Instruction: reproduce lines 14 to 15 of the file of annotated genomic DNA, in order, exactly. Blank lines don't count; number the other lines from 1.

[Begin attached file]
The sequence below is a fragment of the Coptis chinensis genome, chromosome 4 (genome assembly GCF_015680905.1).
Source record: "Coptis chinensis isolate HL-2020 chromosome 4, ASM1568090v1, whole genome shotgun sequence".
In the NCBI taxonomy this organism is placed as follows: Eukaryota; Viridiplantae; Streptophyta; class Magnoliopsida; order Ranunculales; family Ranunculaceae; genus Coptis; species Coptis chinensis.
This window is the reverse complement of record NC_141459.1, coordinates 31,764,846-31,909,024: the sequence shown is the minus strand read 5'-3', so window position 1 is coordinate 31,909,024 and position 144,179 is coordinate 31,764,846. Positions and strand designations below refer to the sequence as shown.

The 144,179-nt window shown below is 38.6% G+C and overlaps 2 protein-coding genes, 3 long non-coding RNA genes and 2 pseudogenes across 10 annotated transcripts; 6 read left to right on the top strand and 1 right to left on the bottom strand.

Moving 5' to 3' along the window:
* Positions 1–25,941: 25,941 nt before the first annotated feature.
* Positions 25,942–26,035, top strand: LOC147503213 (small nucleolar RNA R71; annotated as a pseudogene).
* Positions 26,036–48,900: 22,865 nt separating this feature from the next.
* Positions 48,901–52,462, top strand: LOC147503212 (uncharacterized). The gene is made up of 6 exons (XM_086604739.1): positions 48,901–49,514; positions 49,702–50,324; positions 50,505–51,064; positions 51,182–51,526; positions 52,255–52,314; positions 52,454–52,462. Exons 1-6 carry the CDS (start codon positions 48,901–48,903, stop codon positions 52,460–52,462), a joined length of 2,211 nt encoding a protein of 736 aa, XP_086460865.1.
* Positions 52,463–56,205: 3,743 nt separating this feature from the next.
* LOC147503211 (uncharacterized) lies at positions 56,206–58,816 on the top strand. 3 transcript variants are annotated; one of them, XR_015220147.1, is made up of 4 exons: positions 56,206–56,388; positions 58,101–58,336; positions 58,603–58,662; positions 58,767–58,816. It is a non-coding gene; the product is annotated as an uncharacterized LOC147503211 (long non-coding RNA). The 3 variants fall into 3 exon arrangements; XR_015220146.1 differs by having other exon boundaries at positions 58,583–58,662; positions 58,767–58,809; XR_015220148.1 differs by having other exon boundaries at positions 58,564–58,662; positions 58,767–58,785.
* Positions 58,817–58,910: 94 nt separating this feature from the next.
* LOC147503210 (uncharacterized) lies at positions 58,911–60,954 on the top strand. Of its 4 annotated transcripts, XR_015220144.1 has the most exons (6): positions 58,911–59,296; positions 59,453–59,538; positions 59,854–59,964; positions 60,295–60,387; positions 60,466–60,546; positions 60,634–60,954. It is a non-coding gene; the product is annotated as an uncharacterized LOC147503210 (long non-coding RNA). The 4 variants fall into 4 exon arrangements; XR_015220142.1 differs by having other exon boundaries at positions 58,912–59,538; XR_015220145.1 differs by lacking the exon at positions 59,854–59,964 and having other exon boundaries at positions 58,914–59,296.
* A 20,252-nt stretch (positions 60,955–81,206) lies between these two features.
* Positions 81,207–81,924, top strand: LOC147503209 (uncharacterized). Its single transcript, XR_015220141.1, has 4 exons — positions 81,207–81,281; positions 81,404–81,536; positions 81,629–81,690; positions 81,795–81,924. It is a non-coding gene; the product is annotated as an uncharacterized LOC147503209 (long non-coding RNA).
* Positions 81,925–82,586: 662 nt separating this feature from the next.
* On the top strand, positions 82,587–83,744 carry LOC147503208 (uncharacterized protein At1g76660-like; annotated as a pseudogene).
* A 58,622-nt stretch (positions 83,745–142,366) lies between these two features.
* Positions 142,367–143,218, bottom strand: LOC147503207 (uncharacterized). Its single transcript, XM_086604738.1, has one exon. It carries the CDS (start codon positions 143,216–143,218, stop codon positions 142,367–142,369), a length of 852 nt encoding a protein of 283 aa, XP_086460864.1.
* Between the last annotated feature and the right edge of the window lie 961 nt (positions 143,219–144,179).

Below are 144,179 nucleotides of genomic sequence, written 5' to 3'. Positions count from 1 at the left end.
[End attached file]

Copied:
* LOC147503210 (uncharacterized) lies at positions 58,911–60,954 on the top strand. Of its 4 annotated transcripts, XR_015220144.1 has the most exons (6): positions 58,911–59,296; positions 59,453–59,538; positions 59,854–59,964; positions 60,295–60,387; positions 60,466–60,546; positions 60,634–60,954. It is a non-coding gene; the product is annotated as an uncharacterized LOC147503210 (long non-coding RNA). The 4 variants fall into 4 exon arrangements; XR_015220142.1 differs by having other exon boundaries at positions 58,912–59,538; XR_015220145.1 differs by lacking the exon at positions 59,854–59,964 and having other exon boundaries at positions 58,914–59,296.
* A 20,252-nt stretch (positions 60,955–81,206) lies between these two features.